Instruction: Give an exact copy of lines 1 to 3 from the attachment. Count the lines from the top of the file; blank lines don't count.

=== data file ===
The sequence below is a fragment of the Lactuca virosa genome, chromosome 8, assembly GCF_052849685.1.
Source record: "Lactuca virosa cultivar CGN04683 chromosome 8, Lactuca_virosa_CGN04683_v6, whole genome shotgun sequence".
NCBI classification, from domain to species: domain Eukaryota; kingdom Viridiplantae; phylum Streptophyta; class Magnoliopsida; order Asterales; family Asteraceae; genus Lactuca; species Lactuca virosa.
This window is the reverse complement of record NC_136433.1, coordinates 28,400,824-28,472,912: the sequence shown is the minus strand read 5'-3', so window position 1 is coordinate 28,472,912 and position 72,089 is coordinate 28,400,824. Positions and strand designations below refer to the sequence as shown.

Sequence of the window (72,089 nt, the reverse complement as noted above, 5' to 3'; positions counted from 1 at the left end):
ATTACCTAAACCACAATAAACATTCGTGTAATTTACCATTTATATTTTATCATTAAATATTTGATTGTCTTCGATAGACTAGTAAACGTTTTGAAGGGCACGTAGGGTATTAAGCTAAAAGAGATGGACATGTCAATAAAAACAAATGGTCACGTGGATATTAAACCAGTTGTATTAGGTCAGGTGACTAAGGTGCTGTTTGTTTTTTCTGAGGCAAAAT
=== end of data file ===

The sequence below is a fragment of the Lactuca virosa genome, chromosome 8, assembly GCF_052849685.1.
Source record: "Lactuca virosa cultivar CGN04683 chromosome 8, Lactuca_virosa_CGN04683_v6, whole genome shotgun sequence".
NCBI classification, from domain to species: domain Eukaryota; kingdom Viridiplantae; phylum Streptophyta; class Magnoliopsida; order Asterales; family Asteraceae; genus Lactuca; species Lactuca virosa.